According to Ayscough, waiting on wine to resolve—i.e., letting it sit somewhere nice and cool until it sorts itself out—was utilized by the original natural winemakers in Beaujolais. Lepeltier further explains that the molecule that creates the mousy taste, tetrahydropyridine (known as THP), unwinds over time and becomes “imperceptible.” This timeline is, of course, not fully known, but as Camille Rivière, a natural wine importer based in France and working in the U.S., says, “It takes nine months to create a human, and when it comes out, it can’t walk, talk or feed itself. A bottle of natural wine needs a year to land on its feet. Some are great before [that], but in general they need time.” This is a particular issue with less-affluent winemakers (including many in the natural scene), who are unable to afford holding back wine and feel pressure to sell them immediately post-bottling. Brent Mayeux, winemaker and proprietor of Stagiaire Wines in the Santa Cruz Mountains, puts it more bluntly: “Mouse is more often than not the fault of importers not waiting,” rather than a flaw with the wines themselves.

Will Ryan, ex-brewer, menswear icon and founder of the painfully cool Substack newsletter Wild Thoughts, and Pete Bloomberg, the owner and winemaker behind Llewelyn Wines, were both kind enough to explain the biochemistry behind mouse’s ability to become imperceptible over time. It largely went over my head, but crucially: THP, aka mouse, is bound up with brettanomyces, aka brett, a strain of yeast that is responsible for flavor compounds that run the gamut from incredibly delicious (horsey Rhône syrahs) to pretty gross (pét-nats that taste like Band-Aids). Brett, while often implicated as being a cause of mousy flavors, is also responsible for dissolving them, breaking down one easy-to-taste type of THP into a different, less-detectable one.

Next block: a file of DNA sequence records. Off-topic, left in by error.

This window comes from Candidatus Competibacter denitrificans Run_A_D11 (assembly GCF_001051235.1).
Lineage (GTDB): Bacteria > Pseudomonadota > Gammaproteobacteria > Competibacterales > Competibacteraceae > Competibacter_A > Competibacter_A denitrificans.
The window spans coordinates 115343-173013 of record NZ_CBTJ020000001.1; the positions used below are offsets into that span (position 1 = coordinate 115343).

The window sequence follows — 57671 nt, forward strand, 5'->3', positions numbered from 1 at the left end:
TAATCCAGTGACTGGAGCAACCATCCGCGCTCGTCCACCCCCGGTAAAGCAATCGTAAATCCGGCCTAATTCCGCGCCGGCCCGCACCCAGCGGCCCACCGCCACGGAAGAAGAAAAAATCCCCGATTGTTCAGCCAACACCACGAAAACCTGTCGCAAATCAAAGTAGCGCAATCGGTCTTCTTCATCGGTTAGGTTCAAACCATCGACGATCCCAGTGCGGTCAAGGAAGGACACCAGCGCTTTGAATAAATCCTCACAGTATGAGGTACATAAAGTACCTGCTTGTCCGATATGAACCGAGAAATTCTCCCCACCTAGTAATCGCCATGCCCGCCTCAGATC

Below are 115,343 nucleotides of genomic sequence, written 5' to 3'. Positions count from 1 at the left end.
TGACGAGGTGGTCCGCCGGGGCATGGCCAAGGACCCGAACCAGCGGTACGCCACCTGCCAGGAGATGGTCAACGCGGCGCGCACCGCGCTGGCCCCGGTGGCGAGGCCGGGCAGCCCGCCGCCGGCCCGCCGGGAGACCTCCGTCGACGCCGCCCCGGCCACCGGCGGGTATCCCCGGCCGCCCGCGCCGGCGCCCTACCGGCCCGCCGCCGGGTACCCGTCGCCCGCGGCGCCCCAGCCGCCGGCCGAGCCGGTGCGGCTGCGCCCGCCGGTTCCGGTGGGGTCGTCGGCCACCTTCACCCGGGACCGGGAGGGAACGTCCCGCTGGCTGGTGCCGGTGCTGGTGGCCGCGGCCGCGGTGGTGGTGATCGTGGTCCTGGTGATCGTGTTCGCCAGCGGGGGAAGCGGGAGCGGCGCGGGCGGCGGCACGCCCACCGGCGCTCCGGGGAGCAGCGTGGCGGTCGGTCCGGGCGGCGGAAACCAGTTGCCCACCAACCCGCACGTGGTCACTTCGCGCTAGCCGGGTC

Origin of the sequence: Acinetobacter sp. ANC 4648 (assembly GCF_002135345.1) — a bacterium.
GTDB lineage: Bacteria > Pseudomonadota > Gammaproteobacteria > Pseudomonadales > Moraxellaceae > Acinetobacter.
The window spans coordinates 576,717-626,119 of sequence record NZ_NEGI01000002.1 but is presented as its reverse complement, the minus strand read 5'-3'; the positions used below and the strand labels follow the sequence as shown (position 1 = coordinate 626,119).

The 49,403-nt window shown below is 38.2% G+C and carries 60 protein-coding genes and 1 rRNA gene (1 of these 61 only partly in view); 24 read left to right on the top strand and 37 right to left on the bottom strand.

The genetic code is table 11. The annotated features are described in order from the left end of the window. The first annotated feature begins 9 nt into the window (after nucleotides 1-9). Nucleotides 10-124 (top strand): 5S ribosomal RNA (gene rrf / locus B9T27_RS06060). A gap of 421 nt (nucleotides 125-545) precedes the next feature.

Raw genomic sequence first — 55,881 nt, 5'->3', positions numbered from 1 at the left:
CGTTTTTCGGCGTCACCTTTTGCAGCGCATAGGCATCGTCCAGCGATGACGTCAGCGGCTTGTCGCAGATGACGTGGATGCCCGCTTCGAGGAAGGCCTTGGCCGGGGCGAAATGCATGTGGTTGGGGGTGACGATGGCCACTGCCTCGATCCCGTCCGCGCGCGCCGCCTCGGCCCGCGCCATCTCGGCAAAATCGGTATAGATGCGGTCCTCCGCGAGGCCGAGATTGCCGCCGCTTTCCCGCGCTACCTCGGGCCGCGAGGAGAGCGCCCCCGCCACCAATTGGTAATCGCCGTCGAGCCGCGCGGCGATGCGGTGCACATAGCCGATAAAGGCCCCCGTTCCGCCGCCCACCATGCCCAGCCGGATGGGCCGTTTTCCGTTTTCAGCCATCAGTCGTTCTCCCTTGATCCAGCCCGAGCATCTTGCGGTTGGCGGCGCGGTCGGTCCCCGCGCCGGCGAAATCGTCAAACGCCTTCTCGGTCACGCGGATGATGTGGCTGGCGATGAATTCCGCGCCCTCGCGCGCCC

Garrett Oliver, Brooklyn Brewery brewmaster and author of The Oxford Companion to Beer, elaborated with a pithy summary, saying, “Brett, when left alone, creates many of the flavors most prized in classical wines, but when attacked … it creates ‘the funk.’ … The irony is notable.” This lines up with conversations I’ve had with winemakers from all over the wine world, in which mouse is viewed as a temporary phenomenon that is tied to moments of disturbance in the wine: racking, bottling, and, crucial for people in the United States drinking imported wine, shipping.